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Human Law Mediation Ezine: September 2008

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Curve Curve

Reasons Negotiations Fail
OR - How Not to Handle a Dispute

As a lawyer and a mediator I tend to get involved with a business when things have gone wrong, when a relationship has broken down, attempts to negotiate a settlement have come to a standstill or in a worst case scenario where Court action is being threatened.

I’ve been interested over the last few weeks to observe some of the common reasons that negotiations fail and commercial disputes blow up via of all things a Channel 4 fly on the wall style TV programme. The TV show Don’t Blame the Builder looks at situations where the relationship between a builder and client have broken down – often over disputes about payment and timing delays. The programme claims that each year more than 100,000 building jobs in the UK go horribly wrong and it’s often the builders who end up taking the blame.

To tackle this problem on a case by case basis the show brings in a mediator to work with the warring parties. As an independent party he has no axes to grind for either side (at least that’s how a mediator should behave – of course this is a TV show so I’m not sure we see the best side of the mediator always). The aim of the mediator is to bring the two sides back together and get the building work back on track.

What has fascinated me about the programme is that it really does highlight some of the best and worst ways of conducting negotiations and trying to come to amicable settlements. As a human interest TV show it really does highlight how personalities and feelings and emotions can sometimes get in the way of common sense.

The programme is useful in reinforcing some of the things I talk to participants in mediation about:

Honesty is the best policy
Being honest is crucial. And that doesn’t mean showing all your cards at once, but it does mean not misleading the other party and making the dispute worse. In my experience one of the most damaging things a party can do is to blatantly lie which sadly happens too often when parties are in dispute and can even happen during a formal mediation.

One of the Don’t Blame the Builder shows saw the builder admitting on camera to lying to the other side. This only served to upset and annoy the other party (especially as it was about costs, which had been one of the major caused of the dispute from the outset.) Of course not telling the truth or to put it politely veering away from the facts is no help at all in resolving the dispute and makes the job of the mediator even more difficult.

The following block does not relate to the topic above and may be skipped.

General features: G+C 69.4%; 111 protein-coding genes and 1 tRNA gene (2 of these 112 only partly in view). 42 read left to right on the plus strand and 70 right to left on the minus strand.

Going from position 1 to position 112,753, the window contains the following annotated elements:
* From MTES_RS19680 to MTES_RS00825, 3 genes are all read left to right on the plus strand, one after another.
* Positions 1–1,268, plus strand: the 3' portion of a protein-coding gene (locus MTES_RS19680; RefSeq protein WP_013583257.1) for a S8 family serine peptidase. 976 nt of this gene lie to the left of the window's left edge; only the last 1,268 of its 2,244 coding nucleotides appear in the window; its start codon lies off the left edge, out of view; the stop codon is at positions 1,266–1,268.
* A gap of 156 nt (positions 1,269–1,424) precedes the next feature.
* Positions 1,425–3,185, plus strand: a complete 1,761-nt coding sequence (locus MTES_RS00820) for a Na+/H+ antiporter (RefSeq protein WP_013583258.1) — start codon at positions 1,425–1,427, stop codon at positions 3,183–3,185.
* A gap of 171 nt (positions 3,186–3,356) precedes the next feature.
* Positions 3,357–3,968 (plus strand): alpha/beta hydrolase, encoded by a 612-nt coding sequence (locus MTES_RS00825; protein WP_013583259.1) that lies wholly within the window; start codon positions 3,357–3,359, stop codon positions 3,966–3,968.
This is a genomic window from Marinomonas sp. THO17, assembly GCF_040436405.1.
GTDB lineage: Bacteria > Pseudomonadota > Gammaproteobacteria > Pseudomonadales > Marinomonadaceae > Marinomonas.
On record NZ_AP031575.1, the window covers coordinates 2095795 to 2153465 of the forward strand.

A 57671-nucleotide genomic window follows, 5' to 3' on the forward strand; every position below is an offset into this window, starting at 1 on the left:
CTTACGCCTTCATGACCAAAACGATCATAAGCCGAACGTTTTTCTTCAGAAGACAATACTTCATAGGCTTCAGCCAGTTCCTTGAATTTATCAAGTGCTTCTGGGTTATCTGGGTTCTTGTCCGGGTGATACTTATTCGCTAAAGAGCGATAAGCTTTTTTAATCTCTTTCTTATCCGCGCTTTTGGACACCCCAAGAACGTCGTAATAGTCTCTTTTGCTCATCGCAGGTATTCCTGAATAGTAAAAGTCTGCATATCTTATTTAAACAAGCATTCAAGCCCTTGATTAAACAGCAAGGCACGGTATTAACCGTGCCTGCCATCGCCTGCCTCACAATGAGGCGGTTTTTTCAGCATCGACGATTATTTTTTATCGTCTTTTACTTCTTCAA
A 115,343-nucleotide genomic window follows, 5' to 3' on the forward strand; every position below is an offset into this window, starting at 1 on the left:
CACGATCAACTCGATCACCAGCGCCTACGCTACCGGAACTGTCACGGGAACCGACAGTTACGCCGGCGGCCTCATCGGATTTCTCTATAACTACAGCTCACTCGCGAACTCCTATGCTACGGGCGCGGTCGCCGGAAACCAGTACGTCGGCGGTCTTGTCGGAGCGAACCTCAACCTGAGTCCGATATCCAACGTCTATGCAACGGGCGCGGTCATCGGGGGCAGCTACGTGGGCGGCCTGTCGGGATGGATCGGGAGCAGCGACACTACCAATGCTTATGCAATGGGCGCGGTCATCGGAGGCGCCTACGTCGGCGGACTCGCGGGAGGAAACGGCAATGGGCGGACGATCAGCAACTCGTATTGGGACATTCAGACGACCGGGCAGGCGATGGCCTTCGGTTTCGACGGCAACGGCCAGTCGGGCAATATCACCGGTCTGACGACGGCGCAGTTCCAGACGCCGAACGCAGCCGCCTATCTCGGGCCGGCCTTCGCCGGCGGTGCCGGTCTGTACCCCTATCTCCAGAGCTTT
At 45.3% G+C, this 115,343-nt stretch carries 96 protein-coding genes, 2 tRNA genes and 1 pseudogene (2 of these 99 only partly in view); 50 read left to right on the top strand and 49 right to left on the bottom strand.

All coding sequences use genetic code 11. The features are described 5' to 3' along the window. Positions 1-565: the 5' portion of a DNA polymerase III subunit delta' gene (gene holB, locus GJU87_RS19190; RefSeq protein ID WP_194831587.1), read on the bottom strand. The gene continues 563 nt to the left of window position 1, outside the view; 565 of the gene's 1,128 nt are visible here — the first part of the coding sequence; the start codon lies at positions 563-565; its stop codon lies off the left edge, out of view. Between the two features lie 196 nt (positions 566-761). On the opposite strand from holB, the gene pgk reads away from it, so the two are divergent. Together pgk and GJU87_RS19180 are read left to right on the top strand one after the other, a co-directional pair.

The role of any mediator is to try and spot any dishonesty – which sometimes can manifest itself as vagueness or a refusal to put things in writing. A mediator faced with a lying party should confront the dishonesty quickly in order to minimise the negative consequences to the negotiation.

Be Reasonable!
Being reasonable and sticking to an agreement is the only way you will resolve an ongoing dispute. Again in the programme the mediator tried to get a woman to agree to give decisions within the deadline set by the builder to avoid any further delays or increases in cost. She failed on many occasions to meet this agreement.Such an approach gives ammunition to the other side even when it may seem justifiable not to be complying with a deadline.

In this case the woman should have been firmer with the mediator and not agreed to a deadline or a term which could not be met. In my view the mediator could have also been more structured in the way he obtained agreement from the parties to this condition.

Keep Emotions in Check
Leaving emotions and personalities behind although not easy is essential if you are to keep things on a business footing and find a resolution.

One of the things we do in meditation training is to emphasize to the parties how to prepare for the mediation and to try to curb their emotions during the mediation process. Indeed the really skilful negotiators are those that are calmer and can focus just on getting to a solution.

Clarity is Everything
Be clear – and put things in writing. Too often I can become involved in disputes where there is an argument about what was said and when you look into things there is nothing or very little written down by way of agreement. It’s hardly surprising then that there are misunderstandings and disagreements about what was due to happen.

It is interesting that in the first Don’t Blame the Builder programme a key reason why the mediation was successful was the presence of a clear and written contract. Despite the dispute being emotional, it was relatively straightforward to resolve, because the contract was there to fall back on. The specific terms of the contract, signed by both parties, made the mediator's role easier.

Don’t Stew on Problems
Raise issues early – don’t allow little niggles to become major headaches. You see it in building disputes but also in other type of disagreements too and before you know it a series of apparently small issues taken together become cause of a major disagreement. The solution is to confront problems early, firmly and with courtesy before they get out of hand.

If you are facing a business dispute and think that an independent third party might be able to help why not take advantage of our free half hour mediation assessment. Complete the enquiry form or call us on 0844 800 3249.

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Curve Curve
Justin Patten
Justin - Personal Profile
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